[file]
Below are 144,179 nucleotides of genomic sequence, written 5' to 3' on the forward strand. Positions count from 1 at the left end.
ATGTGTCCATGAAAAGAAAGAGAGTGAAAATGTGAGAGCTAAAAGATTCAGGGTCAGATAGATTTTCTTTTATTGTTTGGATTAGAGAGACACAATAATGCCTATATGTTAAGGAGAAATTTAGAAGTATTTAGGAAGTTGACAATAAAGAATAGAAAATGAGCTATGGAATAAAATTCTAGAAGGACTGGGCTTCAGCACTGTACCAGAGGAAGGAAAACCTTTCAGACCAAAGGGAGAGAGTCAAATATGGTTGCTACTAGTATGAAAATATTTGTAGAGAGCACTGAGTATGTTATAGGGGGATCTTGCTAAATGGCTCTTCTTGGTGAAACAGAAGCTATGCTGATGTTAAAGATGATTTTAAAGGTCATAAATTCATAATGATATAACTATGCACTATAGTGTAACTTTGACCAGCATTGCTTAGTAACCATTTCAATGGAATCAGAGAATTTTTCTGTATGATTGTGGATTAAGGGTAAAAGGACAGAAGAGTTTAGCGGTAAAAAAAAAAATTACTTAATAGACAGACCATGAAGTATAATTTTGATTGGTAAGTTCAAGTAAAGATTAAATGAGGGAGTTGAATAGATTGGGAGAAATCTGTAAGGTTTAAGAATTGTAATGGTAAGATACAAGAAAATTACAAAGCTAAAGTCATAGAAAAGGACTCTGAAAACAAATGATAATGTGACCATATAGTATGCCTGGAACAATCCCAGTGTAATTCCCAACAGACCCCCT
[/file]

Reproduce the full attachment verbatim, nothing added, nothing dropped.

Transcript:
Below are 144,179 nucleotides of genomic sequence, written 5' to 3' on the forward strand. Positions count from 1 at the left end.
ATGTGTCCATGAAAAGAAAGAGAGTGAAAATGTGAGAGCTAAAAGATTCAGGGTCAGATAGATTTTCTTTTATTGTTTGGATTAGAGAGACACAATAATGCCTATATGTTAAGGAGAAATTTAGAAGTATTTAGGAAGTTGACAATAAAGAATAGAAAATGAGCTATGGAATAAAATTCTAGAAGGACTGGGCTTCAGCACTGTACCAGAGGAAGGAAAACCTTTCAGACCAAAGGGAGAGAGTCAAATATGGTTGCTACTAGTATGAAAATATTTGTAGAGAGCACTGAGTATGTTATAGGGGGATCTTGCTAAATGGCTCTTCTTGGTGAAACAGAAGCTATGCTGATGTTAAAGATGATTTTAAAGGTCATAAATTCATAATGATATAACTATGCACTATAGTGTAACTTTGACCAGCATTGCTTAGTAACCATTTCAATGGAATCAGAGAATTTTTCTGTATGATTGTGGATTAAGGGTAAAAGGACAGAAGAGTTTAGCGGTAAAAAAAAAAATTACTTAATAGACAGACCATGAAGTATAATTTTGATTGGTAAGTTCAAGTAAAGATTAAATGAGGGAGTTGAATAGATTGGGAGAAATCTGTAAGGTTTAAGAATTGTAATGGTAAGATACAAGAAAATTACAAAGCTAAAGTCATAGAAAAGGACTCTGAAAACAAATGATAATGTGACCATATAGTATGCCTGGAACAATCCCAGTGTAATTCCCAACAGACCCCCT